Poor batting leads to home defeat

Waringstown's Obus Pienaar. INLM19-705.
Waringstown's Obus Pienaar. INLM19-705.
Share this article

WARINGSTOWN suffered their first defeat of the season on Saturday, as fellow title hopefuls Instonians pulled off a five-wicket victory at The Lawn.

The villagers will have been disappointed they only managed 187 for nine batting first, and true to form the visitors then eased to a comfortable win despite a late wobble.

Instonians did have the advantage of bowling first on a helpful pitch for the seamers. James Hall initially made batting look easy, with his first seven scoring shots going to the boundary, but in truth the ball beat the bat on a host of occasions.

Josh Hall was run out by a direct hit after riding his luck and when Lee Nelson fell in soft fashion, caught and bowled by off-spinner James Shannon, Waringstown were wobbling on 53 for two.

But James Hall continued to look in superb touch and it was a contentious decision that saw him back in the pavilion. He was rapped on the top of the pad and although it looked like the ball was heading over the stumps, the umpire’s finger was raised, and Hall was gone for 59 from 77 balls.

From the relative comfort of 101 for two, Waringstown were soon 164 for eight and they had few excuses as a succession of batsmen played poor shots. Obus Pienaar dragged a long-hop from Andrew White into the hands of deep mid-wicket and Kyle McCallan, who was dropped on two previous occasions, followed suit off the impressive Eugene Moleon.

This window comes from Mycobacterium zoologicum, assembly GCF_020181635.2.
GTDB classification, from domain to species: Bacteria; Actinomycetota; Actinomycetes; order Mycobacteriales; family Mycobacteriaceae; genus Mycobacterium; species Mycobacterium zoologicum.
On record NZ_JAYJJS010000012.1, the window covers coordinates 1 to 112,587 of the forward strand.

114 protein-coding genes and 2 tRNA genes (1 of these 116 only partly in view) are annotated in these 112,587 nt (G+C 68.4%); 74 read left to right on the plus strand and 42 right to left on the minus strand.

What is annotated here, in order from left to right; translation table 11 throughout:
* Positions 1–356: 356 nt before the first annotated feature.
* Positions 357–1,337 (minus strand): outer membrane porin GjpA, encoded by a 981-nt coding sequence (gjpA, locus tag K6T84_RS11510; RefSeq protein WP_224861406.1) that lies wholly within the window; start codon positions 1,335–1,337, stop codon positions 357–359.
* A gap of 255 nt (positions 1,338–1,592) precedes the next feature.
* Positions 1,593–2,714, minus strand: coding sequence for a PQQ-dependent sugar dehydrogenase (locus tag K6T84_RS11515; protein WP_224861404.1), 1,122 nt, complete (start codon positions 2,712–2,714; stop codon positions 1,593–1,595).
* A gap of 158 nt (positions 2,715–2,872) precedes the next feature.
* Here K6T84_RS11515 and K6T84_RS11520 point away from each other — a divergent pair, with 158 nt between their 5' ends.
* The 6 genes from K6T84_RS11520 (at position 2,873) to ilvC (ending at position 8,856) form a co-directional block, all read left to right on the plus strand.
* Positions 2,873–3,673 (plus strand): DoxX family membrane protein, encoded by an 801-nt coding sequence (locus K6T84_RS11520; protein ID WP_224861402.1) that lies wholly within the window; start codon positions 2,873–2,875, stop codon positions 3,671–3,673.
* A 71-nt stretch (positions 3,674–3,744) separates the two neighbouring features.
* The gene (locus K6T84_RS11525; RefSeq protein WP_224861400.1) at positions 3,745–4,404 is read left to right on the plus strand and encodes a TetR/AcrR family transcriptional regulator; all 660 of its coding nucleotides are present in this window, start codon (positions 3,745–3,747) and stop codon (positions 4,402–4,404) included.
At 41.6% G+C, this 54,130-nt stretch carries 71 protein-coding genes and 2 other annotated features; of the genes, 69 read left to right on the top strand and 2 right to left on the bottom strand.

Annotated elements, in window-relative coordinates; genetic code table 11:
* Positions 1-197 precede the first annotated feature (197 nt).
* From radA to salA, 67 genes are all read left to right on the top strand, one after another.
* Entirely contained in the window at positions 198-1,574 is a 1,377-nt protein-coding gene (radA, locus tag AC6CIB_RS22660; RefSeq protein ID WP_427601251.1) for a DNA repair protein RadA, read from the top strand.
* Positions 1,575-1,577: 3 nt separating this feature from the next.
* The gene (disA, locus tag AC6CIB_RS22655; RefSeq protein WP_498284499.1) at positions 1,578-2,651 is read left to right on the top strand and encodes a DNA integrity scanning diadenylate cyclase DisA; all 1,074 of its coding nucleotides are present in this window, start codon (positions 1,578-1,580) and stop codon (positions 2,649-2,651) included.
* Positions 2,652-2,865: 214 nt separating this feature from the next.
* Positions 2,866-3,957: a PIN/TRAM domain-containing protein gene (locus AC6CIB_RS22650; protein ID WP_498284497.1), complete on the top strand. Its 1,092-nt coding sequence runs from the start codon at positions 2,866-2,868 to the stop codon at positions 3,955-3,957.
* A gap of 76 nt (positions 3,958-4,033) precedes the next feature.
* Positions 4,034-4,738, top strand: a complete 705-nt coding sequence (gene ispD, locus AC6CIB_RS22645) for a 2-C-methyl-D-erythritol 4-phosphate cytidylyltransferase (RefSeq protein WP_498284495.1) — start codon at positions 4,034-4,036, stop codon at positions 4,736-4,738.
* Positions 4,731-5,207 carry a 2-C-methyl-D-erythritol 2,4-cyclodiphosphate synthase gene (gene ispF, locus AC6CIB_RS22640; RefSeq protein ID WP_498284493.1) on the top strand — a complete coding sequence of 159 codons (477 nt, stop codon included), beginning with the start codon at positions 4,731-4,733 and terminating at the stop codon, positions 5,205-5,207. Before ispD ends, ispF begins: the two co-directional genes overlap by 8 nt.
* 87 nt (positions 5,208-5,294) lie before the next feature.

With wickets clattering around him at least Jonathan Bushe remained composed. His unbeaten 38 from 44 balls dragged Waringstown towards respectability, but with a long tail, he was unable to take the risks he might have liked.

The ease with which Bushe made his runs served notice that this had become a placid pitch, and although Phil Eaglestone trapped Neil Russell lbw for a duck, it was a false dawn for the home side. Eaglestone aside, their seam bowling looked worryingly toothless and only a wonder catch from the left-arm seamer off Gary Kidd stopped Shannon (28 from 42 balls) in full flow.

John Stevenson (43 from 103 balls) and the almost effortless White (55 from 62, including seven fours) then gave Waringstown an object lesson in how to bat on this pitch.

Neither took chances as Waringstown had done, but then they barely needed to considering how many four-balls were served up.

Waringstown at least fought back in the game’s dying moments. White fell to Eaglestone (2-23), Stevenson wandered down the pitch and was stumped and the West Indian Carleon Broom fell cheaply.

At 152 for five the outcome was suddenly not a foregone conclusion but the impressive South African Nicholai Smith (22 no) and Jordan McClurkin provided a timely undefeated 36-run stand.

For Waringstown the arrival of Greg Thompson from hockey can’t come soon enough. They look a quality bowler and a batsman short and Thompson should solve that issue. The return of David Dawson from injury would also be handy.